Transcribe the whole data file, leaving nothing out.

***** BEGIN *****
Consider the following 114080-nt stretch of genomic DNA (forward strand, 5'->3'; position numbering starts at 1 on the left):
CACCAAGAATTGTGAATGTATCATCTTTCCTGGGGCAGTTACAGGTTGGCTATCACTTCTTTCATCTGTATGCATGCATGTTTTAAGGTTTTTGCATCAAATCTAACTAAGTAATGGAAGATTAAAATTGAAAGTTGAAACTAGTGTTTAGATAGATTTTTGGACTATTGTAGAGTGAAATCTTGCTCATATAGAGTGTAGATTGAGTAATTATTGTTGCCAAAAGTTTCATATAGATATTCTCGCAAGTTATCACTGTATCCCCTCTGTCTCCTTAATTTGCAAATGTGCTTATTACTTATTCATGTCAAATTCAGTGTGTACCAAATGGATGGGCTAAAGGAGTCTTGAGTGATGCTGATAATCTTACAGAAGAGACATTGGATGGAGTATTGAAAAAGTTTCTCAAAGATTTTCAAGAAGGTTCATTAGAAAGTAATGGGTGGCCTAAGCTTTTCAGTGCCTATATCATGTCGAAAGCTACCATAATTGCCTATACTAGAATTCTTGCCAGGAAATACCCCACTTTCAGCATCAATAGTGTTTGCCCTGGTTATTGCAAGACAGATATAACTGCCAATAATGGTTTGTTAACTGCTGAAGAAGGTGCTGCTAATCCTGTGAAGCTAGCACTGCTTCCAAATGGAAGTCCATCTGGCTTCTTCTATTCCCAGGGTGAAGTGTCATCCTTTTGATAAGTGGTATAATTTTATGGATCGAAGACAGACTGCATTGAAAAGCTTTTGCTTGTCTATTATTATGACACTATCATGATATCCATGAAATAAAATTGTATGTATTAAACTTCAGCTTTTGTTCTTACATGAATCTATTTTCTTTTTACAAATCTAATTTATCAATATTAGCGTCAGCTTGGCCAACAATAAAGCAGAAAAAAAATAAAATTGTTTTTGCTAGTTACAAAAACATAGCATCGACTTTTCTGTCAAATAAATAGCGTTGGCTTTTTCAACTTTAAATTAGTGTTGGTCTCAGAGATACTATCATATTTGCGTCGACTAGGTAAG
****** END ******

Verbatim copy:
Consider the following 114080-nt stretch of genomic DNA (forward strand, 5'->3'; position numbering starts at 1 on the left):
CACCAAGAATTGTGAATGTATCATCTTTCCTGGGGCAGTTACAGGTTGGCTATCACTTCTTTCATCTGTATGCATGCATGTTTTAAGGTTTTTGCATCAAATCTAACTAAGTAATGGAAGATTAAAATTGAAAGTTGAAACTAGTGTTTAGATAGATTTTTGGACTATTGTAGAGTGAAATCTTGCTCATATAGAGTGTAGATTGAGTAATTATTGTTGCCAAAAGTTTCATATAGATATTCTCGCAAGTTATCACTGTATCCCCTCTGTCTCCTTAATTTGCAAATGTGCTTATTACTTATTCATGTCAAATTCAGTGTGTACCAAATGGATGGGCTAAAGGAGTCTTGAGTGATGCTGATAATCTTACAGAAGAGACATTGGATGGAGTATTGAAAAAGTTTCTCAAAGATTTTCAAGAAGGTTCATTAGAAAGTAATGGGTGGCCTAAGCTTTTCAGTGCCTATATCATGTCGAAAGCTACCATAATTGCCTATACTAGAATTCTTGCCAGGAAATACCCCACTTTCAGCATCAATAGTGTTTGCCCTGGTTATTGCAAGACAGATATAACTGCCAATAATGGTTTGTTAACTGCTGAAGAAGGTGCTGCTAATCCTGTGAAGCTAGCACTGCTTCCAAATGGAAGTCCATCTGGCTTCTTCTATTCCCAGGGTGAAGTGTCATCCTTTTGATAAGTGGTATAATTTTATGGATCGAAGACAGACTGCATTGAAAAGCTTTTGCTTGTCTATTATTATGACACTATCATGATATCCATGAAATAAAATTGTATGTATTAAACTTCAGCTTTTGTTCTTACATGAATCTATTTTCTTTTTACAAATCTAATTTATCAATATTAGCGTCAGCTTGGCCAACAATAAAGCAGAAAAAAAATAAAATTGTTTTTGCTAGTTACAAAAACATAGCATCGACTTTTCTGTCAAATAAATAGCGTTGGCTTTTTCAACTTTAAATTAGTGTTGGTCTCAGAGATACTATCATATTTGCGTCGACTAGGTAAG